Westhorpe Hall moated site and associated fishponds were scheduled in July 1999 under the Ancient Monuments and Archaeological Areas Act 1979 and deemed to be of national importance. The listing states that the moated site of Westhorpe Hall is of particular historical importance because of its association with Charles Brandon and his wife, and the surviving descriptions of the great house which he built here show that it was an outstanding example of early 16th century domestic architecture. The listing adds that evidence recorded in limited excavations on the site and in the desilting of part of the moat, in addition to the remains visible around the central platform have demonstrated that the monument retains much archaeological information concerning this house, including a large quantity of architectural and decorative terracotta.
After living with every detail of Mary and Charles Brandon’s lives for the past four years it was amazing to walk in their footsteps over the Tudor bridge which they crossed so often. The village of Westhorpe is a beautiful place and although it is a shame the Tudor manor house was demolished, I am grateful to Patrick Barker for his time and allowing me full access to such a fascinating site.
Note among the papers of Thomas Martin (d. 1771). quoted in Edward Wedlake Brayley and John Britton (1813). The Beauties of England and Wales (Suffolk, p 203), and in John Wodderspoon (1839). Historic Sites and Other Remarkable and Interesting Places in the County of Suffolk.
Archaeology in Suffolk 1987 compiled by Edward Martin, Judith Plouviez and Hilary Feldman
Gunn, SJ, Lindley, PG Archaeological Journal Volume:145 January 1988
Suffolk Institute Report and notes on some findings, 2002
Architectural Terracotta from Westhorpe Hall, Suffolk, Anderson, S, The Archaeological Journal 2003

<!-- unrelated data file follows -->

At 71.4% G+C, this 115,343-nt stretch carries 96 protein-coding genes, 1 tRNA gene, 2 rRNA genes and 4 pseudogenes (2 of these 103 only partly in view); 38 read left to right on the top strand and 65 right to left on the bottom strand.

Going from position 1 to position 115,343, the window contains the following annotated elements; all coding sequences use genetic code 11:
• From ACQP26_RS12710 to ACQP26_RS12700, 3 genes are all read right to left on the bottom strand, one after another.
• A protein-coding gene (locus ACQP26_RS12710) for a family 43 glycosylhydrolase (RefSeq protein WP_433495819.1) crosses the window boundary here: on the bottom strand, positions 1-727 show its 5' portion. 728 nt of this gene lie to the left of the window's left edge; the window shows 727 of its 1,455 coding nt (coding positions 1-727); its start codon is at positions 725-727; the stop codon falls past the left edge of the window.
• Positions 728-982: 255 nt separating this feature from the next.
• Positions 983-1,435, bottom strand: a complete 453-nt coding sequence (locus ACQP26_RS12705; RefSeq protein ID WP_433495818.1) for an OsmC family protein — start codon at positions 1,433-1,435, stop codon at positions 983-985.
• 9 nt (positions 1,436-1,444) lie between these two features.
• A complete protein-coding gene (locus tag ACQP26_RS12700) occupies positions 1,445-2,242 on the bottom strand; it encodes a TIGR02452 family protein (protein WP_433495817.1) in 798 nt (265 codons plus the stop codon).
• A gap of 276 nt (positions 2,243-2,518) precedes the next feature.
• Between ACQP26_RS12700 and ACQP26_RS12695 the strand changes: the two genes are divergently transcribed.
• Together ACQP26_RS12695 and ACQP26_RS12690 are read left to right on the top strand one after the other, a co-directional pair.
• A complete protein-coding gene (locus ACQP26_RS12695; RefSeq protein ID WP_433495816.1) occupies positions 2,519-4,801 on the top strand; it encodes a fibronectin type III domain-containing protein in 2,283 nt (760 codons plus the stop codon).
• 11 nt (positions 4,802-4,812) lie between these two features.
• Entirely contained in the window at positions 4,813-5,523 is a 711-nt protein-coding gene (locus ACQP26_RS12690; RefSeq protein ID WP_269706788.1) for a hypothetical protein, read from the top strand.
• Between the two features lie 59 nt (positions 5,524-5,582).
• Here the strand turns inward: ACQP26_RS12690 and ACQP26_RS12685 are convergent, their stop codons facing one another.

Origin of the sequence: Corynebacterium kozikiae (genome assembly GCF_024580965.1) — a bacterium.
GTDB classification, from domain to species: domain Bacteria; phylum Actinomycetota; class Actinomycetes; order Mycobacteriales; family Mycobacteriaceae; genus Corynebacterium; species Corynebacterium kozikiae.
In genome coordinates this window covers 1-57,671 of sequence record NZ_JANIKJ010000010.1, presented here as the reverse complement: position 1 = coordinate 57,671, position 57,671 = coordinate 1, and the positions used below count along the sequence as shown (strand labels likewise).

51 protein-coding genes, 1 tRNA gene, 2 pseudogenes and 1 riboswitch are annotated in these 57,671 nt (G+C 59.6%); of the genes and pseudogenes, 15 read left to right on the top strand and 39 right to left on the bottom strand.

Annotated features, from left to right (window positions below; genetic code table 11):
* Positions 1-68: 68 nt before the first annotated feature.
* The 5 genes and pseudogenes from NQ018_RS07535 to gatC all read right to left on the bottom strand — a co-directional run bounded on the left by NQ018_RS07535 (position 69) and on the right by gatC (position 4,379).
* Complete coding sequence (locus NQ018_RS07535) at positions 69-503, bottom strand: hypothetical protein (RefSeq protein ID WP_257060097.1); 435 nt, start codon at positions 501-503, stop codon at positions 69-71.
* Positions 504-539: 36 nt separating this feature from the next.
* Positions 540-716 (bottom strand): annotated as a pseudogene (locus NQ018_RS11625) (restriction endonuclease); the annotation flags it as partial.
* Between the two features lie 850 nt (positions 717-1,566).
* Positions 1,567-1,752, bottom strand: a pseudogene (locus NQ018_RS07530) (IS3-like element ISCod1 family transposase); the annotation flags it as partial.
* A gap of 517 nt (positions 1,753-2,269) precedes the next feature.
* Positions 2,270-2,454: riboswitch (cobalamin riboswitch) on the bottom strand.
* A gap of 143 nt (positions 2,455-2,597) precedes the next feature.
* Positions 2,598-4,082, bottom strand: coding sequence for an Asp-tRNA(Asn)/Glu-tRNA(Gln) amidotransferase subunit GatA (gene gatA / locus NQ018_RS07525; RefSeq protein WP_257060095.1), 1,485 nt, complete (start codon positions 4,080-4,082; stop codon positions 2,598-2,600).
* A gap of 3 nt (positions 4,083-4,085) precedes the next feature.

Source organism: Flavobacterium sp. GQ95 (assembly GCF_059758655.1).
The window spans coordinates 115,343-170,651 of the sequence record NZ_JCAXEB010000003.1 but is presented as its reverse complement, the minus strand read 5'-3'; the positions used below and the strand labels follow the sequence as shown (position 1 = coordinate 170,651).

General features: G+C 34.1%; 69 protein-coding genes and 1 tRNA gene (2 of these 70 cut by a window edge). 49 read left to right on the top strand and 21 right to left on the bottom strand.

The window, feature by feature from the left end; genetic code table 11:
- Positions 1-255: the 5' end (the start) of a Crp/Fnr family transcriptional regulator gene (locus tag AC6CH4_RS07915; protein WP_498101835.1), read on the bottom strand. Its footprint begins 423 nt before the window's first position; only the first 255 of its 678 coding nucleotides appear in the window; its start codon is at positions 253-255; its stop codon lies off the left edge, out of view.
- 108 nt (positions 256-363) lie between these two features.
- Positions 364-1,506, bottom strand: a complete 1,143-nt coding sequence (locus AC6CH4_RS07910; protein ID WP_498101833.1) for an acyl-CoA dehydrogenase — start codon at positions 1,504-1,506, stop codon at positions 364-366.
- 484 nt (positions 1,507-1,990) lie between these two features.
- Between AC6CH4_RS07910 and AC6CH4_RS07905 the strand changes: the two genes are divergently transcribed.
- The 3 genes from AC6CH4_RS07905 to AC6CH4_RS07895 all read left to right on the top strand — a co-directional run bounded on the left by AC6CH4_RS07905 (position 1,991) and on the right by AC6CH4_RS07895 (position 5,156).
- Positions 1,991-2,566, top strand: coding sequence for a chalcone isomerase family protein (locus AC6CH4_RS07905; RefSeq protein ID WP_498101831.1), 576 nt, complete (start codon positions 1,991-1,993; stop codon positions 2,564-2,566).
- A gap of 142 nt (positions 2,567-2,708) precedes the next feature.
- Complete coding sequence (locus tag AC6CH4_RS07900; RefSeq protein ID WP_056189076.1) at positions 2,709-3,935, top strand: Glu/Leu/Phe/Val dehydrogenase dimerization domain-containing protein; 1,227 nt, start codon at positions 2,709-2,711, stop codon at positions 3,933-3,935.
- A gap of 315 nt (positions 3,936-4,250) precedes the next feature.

Brandon – Tudor Knight
By Tony Riches
From the author of the international bestselling Tudor Trilogy comes a true story of adventure, courtly love and chivalric loyalty.
Handsome, charismatic and a champion jouster, Sir Charles Brandon is the epitome of a Tudor Knight. A favourite of King Henry VIII, Brandon has a secret. He has fallen in love with Henry’s sister, Mary Tudor, the beautiful widowed Queen of France, and risks everything to marry her without the King’s consent.
Brandon becomes Duke of Suffolk, but his loyalty is tested fighting Henry’s wars in France. Mary’s public support for Queen Catherine of Aragon brings Brandon into dangerous conflict with the ambitious Boleyn family and the king’s new right-hand man, Thomas Cromwell.
Torn between duty to his family and loyalty to the king, Brandon faces an impossible decision: can he accept Anne Boleyn as his new queen?
About the Author
Tony Riches is a full-time UK author of best-selling historical fiction. He lives in Pembrokeshire, West Wales and is a specialist in the history of the Wars of the Roses and the lives of the early Tudors. Tony was a finalist in the 2017 Amazon Storyteller Awards and is listed 130th in the 2018 Top 200 list of the Most Influential Authors. For more information about Tony’s books please visit his website tonyriches.com and his popular blog, The Writing Desk and find him on Facebook and Twitter @tonyriches